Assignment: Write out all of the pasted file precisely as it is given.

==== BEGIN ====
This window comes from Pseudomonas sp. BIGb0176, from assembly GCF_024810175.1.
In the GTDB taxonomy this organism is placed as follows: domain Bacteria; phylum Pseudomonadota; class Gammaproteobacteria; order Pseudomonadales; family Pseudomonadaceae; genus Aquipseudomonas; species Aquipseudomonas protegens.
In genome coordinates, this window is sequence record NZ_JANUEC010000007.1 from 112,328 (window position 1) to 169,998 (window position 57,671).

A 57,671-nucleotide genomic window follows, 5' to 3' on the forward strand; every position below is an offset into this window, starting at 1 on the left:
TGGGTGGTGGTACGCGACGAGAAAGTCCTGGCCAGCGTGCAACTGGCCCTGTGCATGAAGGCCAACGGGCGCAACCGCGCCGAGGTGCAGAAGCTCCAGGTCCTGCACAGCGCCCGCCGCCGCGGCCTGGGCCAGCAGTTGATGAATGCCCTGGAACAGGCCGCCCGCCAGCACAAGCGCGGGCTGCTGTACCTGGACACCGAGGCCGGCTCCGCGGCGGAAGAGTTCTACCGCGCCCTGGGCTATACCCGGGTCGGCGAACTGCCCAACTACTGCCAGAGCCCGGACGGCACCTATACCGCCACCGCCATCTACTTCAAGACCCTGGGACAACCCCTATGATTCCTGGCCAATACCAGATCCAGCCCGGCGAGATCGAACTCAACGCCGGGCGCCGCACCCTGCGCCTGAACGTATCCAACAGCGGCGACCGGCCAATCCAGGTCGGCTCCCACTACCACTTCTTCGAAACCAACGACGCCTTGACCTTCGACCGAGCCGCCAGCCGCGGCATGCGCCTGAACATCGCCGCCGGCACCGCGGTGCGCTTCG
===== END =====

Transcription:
This window comes from Pseudomonas sp. BIGb0176, from assembly GCF_024810175.1.
In the GTDB taxonomy this organism is placed as follows: domain Bacteria; phylum Pseudomonadota; class Gammaproteobacteria; order Pseudomonadales; family Pseudomonadaceae; genus Aquipseudomonas; species Aquipseudomonas protegens.
In genome coordinates, this window is sequence record NZ_JANUEC010000007.1 from 112,328 (window position 1) to 169,998 (window position 57,671).

A 57,671-nucleotide genomic window follows, 5' to 3' on the forward strand; every position below is an offset into this window, starting at 1 on the left:
TGGGTGGTGGTACGCGACGAGAAAGTCCTGGCCAGCGTGCAACTGGCCCTGTGCATGAAGGCCAACGGGCGCAACCGCGCCGAGGTGCAGAAGCTCCAGGTCCTGCACAGCGCCCGCCGCCGCGGCCTGGGCCAGCAGTTGATGAATGCCCTGGAACAGGCCGCCCGCCAGCACAAGCGCGGGCTGCTGTACCTGGACACCGAGGCCGGCTCCGCGGCGGAAGAGTTCTACCGCGCCCTGGGCTATACCCGGGTCGGCGAACTGCCCAACTACTGCCAGAGCCCGGACGGCACCTATACCGCCACCGCCATCTACTTCAAGACCCTGGGACAACCCCTATGATTCCTGGCCAATACCAGATCCAGCCCGGCGAGATCGAACTCAACGCCGGGCGCCGCACCCTGCGCCTGAACGTATCCAACAGCGGCGACCGGCCAATCCAGGTCGGCTCCCACTACCACTTCTTCGAAACCAACGACGCCTTGACCTTCGACCGAGCCGCCAGCCGCGGCATGCGCCTGAACATCGCCGCCGGCACCGCGGTGCGCTTCG